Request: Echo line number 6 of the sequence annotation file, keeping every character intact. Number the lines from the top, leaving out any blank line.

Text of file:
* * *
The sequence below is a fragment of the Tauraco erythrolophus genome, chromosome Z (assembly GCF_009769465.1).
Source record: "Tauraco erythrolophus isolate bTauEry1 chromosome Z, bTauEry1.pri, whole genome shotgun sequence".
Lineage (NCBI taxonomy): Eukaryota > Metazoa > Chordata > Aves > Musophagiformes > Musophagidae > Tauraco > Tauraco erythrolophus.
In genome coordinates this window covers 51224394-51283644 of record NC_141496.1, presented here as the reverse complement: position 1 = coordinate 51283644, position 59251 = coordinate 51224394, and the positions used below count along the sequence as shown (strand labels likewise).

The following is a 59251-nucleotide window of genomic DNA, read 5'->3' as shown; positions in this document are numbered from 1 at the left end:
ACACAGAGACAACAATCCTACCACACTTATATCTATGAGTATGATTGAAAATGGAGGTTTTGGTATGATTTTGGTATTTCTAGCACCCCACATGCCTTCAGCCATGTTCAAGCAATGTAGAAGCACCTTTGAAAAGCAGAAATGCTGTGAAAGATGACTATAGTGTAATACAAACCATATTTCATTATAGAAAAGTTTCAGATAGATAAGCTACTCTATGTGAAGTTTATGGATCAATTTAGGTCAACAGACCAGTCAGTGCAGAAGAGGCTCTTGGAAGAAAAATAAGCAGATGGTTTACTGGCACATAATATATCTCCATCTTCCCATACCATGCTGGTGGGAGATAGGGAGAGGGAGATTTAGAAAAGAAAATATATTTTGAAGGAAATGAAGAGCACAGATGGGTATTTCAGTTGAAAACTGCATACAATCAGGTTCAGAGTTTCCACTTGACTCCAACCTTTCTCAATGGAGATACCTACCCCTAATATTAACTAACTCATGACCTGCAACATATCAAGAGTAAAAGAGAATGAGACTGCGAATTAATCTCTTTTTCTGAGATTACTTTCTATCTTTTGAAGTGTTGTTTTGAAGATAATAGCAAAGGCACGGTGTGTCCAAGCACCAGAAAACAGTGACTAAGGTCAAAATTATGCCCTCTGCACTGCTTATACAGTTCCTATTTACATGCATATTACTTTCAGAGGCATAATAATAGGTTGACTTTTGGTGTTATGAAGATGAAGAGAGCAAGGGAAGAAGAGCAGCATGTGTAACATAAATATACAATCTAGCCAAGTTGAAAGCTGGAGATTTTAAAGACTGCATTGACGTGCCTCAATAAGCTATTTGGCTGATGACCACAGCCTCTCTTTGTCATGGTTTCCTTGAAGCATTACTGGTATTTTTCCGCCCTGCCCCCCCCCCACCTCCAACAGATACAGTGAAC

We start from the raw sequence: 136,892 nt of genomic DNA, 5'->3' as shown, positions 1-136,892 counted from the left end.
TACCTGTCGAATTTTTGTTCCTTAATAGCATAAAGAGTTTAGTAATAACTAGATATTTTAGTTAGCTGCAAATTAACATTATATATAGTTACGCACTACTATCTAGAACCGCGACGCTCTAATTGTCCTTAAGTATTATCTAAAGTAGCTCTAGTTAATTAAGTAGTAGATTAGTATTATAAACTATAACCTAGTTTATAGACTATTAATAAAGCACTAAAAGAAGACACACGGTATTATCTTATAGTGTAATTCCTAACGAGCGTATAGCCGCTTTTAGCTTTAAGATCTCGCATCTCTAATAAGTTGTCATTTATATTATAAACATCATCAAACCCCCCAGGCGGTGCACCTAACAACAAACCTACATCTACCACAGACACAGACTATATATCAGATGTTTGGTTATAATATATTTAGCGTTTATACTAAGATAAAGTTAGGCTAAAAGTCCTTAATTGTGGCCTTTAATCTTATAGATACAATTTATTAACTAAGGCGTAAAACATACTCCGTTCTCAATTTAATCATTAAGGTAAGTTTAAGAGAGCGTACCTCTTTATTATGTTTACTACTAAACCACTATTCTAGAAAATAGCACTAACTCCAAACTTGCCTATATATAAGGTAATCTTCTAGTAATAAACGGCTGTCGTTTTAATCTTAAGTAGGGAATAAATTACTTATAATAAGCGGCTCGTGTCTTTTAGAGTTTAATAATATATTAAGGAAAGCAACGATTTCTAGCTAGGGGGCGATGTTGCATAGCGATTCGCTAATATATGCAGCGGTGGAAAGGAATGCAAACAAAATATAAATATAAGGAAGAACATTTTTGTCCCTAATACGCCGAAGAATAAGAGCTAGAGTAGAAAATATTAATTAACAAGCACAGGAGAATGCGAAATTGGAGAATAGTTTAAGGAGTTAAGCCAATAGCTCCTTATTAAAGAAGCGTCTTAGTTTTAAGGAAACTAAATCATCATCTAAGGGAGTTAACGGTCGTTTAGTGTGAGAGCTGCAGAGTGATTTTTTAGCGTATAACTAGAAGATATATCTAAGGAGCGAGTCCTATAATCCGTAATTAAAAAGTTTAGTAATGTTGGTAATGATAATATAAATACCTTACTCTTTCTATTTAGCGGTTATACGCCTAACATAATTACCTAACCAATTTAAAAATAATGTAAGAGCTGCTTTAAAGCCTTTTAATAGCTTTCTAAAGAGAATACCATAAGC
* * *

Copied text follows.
ACACAGAGACAACAATCCTACCACACTTATATCTATGAGTATGATTGAAAATGGAGGTTTTGGTATGATTTTGGTATTTCTAGCACCCCACATGCCTTCAGCCATGTTCAAGCAATGTAGAAGCACCTTTGAAAAGCAGAAATGCTGTGAAAGATGACTATAGTGTAATACAAACCATATTTCATTATAGAAAAGTTTCAGATAGATAAGCTACTCTATGTGAAGTTTATGGATCAATTTAGGTCAACAGACCAGTCAGTGCAGAAGAGGCTCTTGGAAGAAAAATAAGCAGATGGTTTACTGGCACATAATATATCTCCATCTTCCCATACCATGCTGGTGGGAGATAGGGAGAGGGAGATTTAGAAAAGAAAATATATTTTGAAGGAAATGAAGAGCACAGATGGGTATTTCAGTTGAAAACTGCATACAATCAGGTTCAGAGTTTCCACTTGACTCCAACCTTTCTCAATGGAGATACCTACCCCTAATATTAACTAACTCATGACCTGCAACATATCAAGAGTAAAAGAGAATGAGACTGCGAATTAATCTCTTTTTCTGAGATTACTTTCTATCTTTTGAAGTGTTGTTTTGAAGATAATAGCAAAGGCACGGTGTGTCCAAGCACCAGAAAACAGTGACTAAGGTCAAAATTATGCCCTCTGCACTGCTTATACAGTTCCTATTTACATGCATATTACTTTCAGAGGCATAATAATAGGTTGACTTTTGGTGTTATGAAGATGAAGAGAGCAAGGGAAGAAGAGCAGCATGTGTAACATAAATATACAATCTAGCCAAGTTGAAAGCTGGAGATTTTAAAGACTGCATTGACGTGCCTCAATAAGCTATTTGGCTGATGACCACAGCCTCTCTTTGTCATGGTTTCCTTGAAGCATTACTGGTATTTTTCCGCCCTGCCCCCCCCCCACCTCCAACAGATACAGTGAAC